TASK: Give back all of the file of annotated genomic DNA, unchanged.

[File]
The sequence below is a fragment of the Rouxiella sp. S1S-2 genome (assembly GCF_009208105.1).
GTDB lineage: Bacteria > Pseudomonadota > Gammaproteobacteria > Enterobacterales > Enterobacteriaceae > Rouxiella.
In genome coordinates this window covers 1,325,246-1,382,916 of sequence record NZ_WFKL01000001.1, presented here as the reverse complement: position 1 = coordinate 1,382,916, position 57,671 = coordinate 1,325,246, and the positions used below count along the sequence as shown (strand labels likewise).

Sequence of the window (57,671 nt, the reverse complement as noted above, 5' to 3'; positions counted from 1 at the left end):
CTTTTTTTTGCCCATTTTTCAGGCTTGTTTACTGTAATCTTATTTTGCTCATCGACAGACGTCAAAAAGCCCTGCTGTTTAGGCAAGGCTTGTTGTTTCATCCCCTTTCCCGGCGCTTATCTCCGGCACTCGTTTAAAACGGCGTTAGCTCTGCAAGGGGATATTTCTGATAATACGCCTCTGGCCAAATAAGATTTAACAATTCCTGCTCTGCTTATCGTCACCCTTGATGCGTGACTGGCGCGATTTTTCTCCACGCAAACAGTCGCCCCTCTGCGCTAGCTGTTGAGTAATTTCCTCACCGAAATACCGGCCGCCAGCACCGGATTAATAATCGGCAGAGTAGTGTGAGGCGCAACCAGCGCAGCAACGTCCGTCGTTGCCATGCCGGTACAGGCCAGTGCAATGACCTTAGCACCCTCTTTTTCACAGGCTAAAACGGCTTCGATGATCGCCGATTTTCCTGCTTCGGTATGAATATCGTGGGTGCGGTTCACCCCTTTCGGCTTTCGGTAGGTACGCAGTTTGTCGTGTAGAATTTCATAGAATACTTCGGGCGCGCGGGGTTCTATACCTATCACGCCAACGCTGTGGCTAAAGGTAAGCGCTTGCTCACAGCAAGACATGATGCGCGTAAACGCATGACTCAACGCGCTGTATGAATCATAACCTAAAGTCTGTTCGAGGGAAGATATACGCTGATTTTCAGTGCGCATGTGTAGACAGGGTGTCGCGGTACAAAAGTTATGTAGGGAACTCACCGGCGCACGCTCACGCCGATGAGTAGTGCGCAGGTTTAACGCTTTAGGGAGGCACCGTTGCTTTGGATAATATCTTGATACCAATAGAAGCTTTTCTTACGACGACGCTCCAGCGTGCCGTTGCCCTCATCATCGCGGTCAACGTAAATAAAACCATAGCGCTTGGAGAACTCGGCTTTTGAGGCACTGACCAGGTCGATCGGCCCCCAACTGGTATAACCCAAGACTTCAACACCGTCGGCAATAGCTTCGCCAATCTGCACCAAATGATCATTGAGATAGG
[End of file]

The sequence below is a fragment of the Rouxiella sp. S1S-2 genome (assembly GCF_009208105.1).
GTDB lineage: Bacteria > Pseudomonadota > Gammaproteobacteria > Enterobacterales > Enterobacteriaceae > Rouxiella.
In genome coordinates this window covers 1,325,246-1,382,916 of sequence record NZ_WFKL01000001.1, presented here as the reverse complement: position 1 = coordinate 1,382,916, position 57,671 = coordinate 1,325,246, and the positions used below count along the sequence as shown (strand labels likewise).

Sequence of the window (57,671 nt, the reverse complement as noted above, 5' to 3'; positions counted from 1 at the left end):
CTTTTTTTTGCCCATTTTTCAGGCTTGTTTACTGTAATCTTATTTTGCTCATCGACAGACGTCAAAAAGCCCTGCTGTTTAGGCAAGGCTTGTTGTTTCATCCCCTTTCCCGGCGCTTATCTCCGGCACTCGTTTAAAACGGCGTTAGCTCTGCAAGGGGATATTTCTGATAATACGCCTCTGGCCAAATAAGATTTAACAATTCCTGCTCTGCTTATCGTCACCCTTGATGCGTGACTGGCGCGATTTTTCTCCACGCAAACAGTCGCCCCTCTGCGCTAGCTGTTGAGTAATTTCCTCACCGAAATACCGGCCGCCAGCACCGGATTAATAATCGGCAGAGTAGTGTGAGGCGCAACCAGCGCAGCAACGTCCGTCGTTGCCATGCCGGTACAGGCCAGTGCAATGACCTTAGCACCCTCTTTTTCACAGGCTAAAACGGCTTCGATGATCGCCGATTTTCCTGCTTCGGTATGAATATCGTGGGTGCGGTTCACCCCTTTCGGCTTTCGGTAGGTACGCAGTTTGTCGTGTAGAATTTCATAGAATACTTCGGGCGCGCGGGGTTCTATACCTATCACGCCAACGCTGTGGCTAAAGGTAAGCGCTTGCTCACAGCAAGACATGATGCGCGTAAACGCATGACTCAACGCGCTGTATGAATCATAACCTAAAGTCTGTTCGAGGGAAGATATACGCTGATTTTCAGTGCGCATGTGTAGACAGGGTGTCGCGGTACAAAAGTTATGTAGGGAACTCACCGGCGCACGCTCACGCCGATGAGTAGTGCGCAGGTTTAACGCTTTAGGGAGGCACCGTTGCTTTGGATAATATCTTGATACCAATAGAAGCTTTTCTTACGACGACGCTCCAGCGTGCCGTTGCCCTCATCATCGCGGTCAACGTAAATAAAACCATAGCGCTTGGAGAACTCGGCTTTTGAGGCACTGACCAGGTCGATCGGCCCCCAACTGGTATAACCCAAGACTTCAACACCGTCGGCAATAGCTTCGCCAATCTGCACCAAATGATCATTGAGATAGG